By Keegan Williams

Missouri was among the five states to vote on recreational cannabis proposals during last year’s midterm elections. Unlike Arkansas, North Dakota, and South Dakota, Missouri and Maryland voters said yes to adult-use cannabis.

Missouri is no stranger to the plant. The state approved medical cannabis back in 2018, and 53.1% of voters approved their respective cannabis legalization initiative, Amendment 3. Unlike most other states, which may take years to begin recreational sales, Missouri’s retail market has already launched, as the new law fleshed out details for the impending retail market along with a system for licensure.

What does the law say?

Amendment 3 amends the Missouri Constitution to legalize the purchase, possession, consumption, use, delivery, manufacture, and sale of cannabis for personal use for adults over 21 years of age. Adults are allowed to possess up to 3 ounces of cannabis, and Missouri residents can apply for a $100 personal cultivation license to grow plants at home. Valid for one year, the license allows one qualifying patient to cultivate up to six flowering cannabis plants, six non-flowering cannabis plants (over 14 inches tall) and six clones (plants under 14 inches tall), within an enclosed and locked facility.

Additionally, the law allows individuals convicted of nonviolent cannabis-related offenses to petition to be released from incarceration and/or have their records expunged. It also creates a lottery process for a limited number of business licenses, divided equally among congressional districts, and establishes microbusiness licenses prioritizing low-income and disadvantaged applicants. 

What’s the status?

Missouri was swift in getting its retail market up and rolling. Cannabis possession first became legal on December 8, 2022, and the first licensed sales occurred February 3, 2023, just 87 days after the vote. The Missouri Department of Health and Senior Services began accepting applications from medical cannabis dispensaries looking to convert their operations to comprehensive dispensaries to sell recreational cannabis — one critical reason for market launch’s quick turnaround.

The first weekend’s sales were strong, as Missouri raked in $12.6 million in adult-use and medical sales. Andrew Mullins, Missouri Cannabis Trade Association executive director, said in a news release that the industry worked adamantly to prepare for the launch, though he said he “would have never imagined this type of reception.”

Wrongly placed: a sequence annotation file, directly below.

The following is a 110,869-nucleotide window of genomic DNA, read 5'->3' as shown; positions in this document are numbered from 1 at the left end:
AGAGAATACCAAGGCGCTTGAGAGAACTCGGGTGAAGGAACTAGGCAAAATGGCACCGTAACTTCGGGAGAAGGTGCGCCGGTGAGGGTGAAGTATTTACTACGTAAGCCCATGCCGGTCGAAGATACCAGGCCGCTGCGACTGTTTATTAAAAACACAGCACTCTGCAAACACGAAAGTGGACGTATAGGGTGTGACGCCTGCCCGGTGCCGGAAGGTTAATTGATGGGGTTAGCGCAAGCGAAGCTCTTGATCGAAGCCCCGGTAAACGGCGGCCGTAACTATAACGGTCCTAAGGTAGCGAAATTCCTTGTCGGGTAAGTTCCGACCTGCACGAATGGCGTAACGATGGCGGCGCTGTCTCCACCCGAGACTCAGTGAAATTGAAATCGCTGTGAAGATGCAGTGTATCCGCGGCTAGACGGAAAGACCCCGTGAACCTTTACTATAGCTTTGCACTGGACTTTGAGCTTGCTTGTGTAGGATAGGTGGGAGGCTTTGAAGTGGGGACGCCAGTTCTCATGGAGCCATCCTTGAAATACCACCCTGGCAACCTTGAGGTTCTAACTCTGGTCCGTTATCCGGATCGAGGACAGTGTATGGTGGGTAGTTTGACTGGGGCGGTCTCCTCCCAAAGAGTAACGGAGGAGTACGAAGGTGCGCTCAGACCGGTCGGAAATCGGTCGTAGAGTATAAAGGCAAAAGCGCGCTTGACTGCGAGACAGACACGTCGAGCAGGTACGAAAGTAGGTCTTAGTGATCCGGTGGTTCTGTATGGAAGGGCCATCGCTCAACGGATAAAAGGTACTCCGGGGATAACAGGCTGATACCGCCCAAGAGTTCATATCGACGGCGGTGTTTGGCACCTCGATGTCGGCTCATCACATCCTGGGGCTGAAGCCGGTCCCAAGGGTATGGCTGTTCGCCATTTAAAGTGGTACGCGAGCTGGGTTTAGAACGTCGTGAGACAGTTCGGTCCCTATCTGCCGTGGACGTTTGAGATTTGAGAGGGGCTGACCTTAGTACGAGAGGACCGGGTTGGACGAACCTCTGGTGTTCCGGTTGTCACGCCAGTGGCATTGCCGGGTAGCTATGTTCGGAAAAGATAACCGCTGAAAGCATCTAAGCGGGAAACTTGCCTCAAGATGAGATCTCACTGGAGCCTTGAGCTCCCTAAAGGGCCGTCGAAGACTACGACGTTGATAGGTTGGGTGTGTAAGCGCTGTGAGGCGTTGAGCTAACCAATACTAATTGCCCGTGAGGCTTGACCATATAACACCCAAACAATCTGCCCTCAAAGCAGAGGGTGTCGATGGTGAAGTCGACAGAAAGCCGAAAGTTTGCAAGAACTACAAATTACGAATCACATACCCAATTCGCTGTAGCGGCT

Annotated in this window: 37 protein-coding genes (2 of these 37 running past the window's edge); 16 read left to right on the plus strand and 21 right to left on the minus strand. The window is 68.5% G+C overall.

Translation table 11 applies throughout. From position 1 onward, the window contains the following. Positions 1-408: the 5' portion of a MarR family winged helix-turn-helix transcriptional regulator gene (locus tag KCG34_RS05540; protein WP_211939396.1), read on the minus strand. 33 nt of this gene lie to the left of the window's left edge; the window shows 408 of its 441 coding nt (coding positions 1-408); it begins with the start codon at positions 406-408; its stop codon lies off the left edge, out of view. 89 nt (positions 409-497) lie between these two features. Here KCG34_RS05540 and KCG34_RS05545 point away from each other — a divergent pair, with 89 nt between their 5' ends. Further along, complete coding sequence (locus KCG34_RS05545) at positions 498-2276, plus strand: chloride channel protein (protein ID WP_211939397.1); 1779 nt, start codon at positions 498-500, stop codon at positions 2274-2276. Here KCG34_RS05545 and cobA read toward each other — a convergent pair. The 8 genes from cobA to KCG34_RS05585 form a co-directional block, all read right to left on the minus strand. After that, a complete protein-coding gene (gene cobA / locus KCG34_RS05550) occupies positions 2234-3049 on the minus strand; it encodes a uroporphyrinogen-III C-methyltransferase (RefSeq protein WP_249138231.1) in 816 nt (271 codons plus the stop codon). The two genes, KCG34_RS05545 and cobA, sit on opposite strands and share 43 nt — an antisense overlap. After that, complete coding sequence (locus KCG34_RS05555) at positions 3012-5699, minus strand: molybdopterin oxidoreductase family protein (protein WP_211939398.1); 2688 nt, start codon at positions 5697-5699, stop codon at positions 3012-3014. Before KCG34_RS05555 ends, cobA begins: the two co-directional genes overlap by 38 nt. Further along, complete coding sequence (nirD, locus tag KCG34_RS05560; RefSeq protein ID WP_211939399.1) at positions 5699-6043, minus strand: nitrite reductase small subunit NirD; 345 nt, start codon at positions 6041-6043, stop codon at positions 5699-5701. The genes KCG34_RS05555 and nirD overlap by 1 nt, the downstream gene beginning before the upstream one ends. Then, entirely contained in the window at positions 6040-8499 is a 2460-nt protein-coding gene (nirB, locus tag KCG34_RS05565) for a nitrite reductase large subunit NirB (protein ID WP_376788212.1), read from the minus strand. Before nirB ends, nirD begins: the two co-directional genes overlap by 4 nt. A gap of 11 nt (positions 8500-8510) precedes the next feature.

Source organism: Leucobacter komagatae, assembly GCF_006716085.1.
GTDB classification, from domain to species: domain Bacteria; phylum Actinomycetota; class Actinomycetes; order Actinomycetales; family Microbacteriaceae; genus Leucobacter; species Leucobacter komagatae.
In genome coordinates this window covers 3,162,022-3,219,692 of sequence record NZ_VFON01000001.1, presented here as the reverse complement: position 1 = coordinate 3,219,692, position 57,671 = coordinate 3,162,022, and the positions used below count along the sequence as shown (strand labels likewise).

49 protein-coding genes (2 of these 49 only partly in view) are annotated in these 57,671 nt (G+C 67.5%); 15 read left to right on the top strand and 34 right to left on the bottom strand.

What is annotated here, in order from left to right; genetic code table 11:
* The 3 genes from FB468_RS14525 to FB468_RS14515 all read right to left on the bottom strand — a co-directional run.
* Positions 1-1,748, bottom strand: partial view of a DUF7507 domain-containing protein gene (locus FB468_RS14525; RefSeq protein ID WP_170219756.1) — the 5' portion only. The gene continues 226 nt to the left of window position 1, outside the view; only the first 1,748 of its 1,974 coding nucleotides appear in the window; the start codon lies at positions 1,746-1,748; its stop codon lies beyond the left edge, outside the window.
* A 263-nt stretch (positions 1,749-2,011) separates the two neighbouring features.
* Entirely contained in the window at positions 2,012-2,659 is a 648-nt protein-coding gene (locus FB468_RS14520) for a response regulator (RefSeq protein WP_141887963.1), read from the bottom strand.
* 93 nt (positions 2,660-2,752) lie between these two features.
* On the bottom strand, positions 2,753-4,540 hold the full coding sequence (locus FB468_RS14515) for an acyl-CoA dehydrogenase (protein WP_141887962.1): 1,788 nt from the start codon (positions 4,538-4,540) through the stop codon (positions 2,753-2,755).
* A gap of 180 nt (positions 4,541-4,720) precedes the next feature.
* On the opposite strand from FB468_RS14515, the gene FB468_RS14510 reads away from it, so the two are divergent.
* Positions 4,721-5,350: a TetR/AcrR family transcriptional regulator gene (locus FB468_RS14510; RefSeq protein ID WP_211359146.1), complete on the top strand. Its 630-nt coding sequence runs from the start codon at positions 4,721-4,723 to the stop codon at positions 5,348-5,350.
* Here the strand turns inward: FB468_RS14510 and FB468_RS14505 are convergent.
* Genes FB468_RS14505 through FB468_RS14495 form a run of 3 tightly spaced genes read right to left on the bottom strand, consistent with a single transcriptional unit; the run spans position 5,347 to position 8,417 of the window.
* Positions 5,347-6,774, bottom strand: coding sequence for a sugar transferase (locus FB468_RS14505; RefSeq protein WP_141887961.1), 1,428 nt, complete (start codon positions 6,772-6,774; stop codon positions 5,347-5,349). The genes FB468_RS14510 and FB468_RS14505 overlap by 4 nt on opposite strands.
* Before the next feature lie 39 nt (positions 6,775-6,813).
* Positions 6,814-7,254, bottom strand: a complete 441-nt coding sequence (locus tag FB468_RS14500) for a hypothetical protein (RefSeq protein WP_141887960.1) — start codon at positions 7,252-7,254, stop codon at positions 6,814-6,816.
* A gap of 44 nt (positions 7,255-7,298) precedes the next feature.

“These opening weekend sales numbers are a testament to what a great program the Missouri Department of Health has run as well as the level of excitement we see from Missourians about cannabis legalization,” Mullins added. “The best is yet to come.”

Looking Ahead

It appears that Missouri’s decision to quickly launch its recreational cannabis program has paid off. The state surpassed $1 billion in legal cannabis sales (medical and recreational) on May 2, 2023, according to the Missouri Division of Cannabis Regulations (MDCR). In its first three months of adult recreational cannabis sales, Missouri sold $256.2 million in adult-use cannabis and $94 million in medical cannabis ($350.2 million total), according to MDCR figures. Illinois, which has twice the population of Missouri, only sold a total of $188.1 million in legal cannabis sales during the first three months of adult-use sales from January to March 2020.

Regulators have now turned their attention to cannabis expungements. The June 8 deadline for the state’s circuit courts to complete expungement has already come and gone, but according to the National Organization for the Reform of Marijuana Laws, more than 44,000 cannabis cases, along with 10,000 felony convictions, were expunged before the deadline. It’s admittedly a bit of a hiccup in an otherwise smooth rollout, but the future is bright for Missouri’s still-young recreational cannabis industry. Should the success continue, it may even set the precedent for future states to quickly get their respective markets up and moving in just a matter of months.